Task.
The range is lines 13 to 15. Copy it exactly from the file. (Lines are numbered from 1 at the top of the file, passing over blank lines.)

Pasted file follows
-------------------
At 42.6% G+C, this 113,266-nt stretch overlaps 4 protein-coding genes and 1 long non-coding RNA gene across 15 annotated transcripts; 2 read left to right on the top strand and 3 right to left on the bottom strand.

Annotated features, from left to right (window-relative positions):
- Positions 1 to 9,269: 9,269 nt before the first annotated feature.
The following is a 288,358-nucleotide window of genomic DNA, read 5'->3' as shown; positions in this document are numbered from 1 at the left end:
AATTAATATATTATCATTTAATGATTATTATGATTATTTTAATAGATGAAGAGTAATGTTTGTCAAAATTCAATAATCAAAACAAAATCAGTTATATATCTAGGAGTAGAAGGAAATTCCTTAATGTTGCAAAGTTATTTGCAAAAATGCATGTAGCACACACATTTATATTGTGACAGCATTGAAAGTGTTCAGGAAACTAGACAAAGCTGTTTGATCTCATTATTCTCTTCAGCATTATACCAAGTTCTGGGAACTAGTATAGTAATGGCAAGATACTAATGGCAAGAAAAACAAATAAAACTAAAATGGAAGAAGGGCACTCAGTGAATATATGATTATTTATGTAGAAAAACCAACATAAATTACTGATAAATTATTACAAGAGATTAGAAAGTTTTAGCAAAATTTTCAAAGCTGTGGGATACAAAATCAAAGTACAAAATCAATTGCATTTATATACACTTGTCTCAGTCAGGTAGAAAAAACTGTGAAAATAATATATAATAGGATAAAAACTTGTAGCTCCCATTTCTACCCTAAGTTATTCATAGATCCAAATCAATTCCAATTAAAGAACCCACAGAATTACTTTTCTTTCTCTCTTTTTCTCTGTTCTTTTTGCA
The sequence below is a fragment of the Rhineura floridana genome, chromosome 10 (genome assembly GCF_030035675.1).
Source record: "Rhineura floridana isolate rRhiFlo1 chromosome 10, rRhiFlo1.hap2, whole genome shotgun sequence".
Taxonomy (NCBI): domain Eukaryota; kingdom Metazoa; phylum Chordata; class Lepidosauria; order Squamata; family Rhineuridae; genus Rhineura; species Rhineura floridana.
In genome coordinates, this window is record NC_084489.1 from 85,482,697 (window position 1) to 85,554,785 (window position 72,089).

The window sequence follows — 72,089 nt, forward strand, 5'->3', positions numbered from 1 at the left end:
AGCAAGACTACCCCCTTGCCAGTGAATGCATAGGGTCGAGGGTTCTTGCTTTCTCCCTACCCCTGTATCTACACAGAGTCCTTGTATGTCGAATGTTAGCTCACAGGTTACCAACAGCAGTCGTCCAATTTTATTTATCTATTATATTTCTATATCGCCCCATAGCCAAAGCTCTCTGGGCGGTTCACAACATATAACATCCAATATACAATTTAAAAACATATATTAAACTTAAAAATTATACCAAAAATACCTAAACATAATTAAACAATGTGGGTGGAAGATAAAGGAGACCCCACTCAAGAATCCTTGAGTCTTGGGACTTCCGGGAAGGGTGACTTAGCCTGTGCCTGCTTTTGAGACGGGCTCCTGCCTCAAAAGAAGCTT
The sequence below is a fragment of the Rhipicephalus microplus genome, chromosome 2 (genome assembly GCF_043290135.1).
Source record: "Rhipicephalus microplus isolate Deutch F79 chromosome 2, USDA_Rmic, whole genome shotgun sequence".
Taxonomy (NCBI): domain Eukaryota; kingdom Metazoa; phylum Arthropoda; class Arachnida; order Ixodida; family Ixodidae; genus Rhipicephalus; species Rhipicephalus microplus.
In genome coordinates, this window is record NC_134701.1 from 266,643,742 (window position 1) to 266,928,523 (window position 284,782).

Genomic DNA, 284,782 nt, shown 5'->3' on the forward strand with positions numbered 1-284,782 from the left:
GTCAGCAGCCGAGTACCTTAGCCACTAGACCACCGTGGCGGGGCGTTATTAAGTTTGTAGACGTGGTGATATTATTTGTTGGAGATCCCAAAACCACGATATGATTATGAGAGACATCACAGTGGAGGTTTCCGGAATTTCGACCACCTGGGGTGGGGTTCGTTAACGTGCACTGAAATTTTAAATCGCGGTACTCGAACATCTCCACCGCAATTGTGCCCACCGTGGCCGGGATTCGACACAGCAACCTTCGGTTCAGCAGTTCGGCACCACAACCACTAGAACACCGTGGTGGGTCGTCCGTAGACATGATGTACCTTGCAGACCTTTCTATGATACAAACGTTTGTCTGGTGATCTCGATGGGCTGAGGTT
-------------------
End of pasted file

Source record: "Rhipicephalus microplus isolate Deutch F79 chromosome 2, USDA_Rmic, whole genome shotgun sequence".
Taxonomy (NCBI): domain Eukaryota; kingdom Metazoa; phylum Arthropoda; class Arachnida; order Ixodida; family Ixodidae; genus Rhipicephalus; species Rhipicephalus microplus.
In genome coordinates, this window is record NC_134701.1 from 266,643,742 (window position 1) to 266,928,523 (window position 284,782).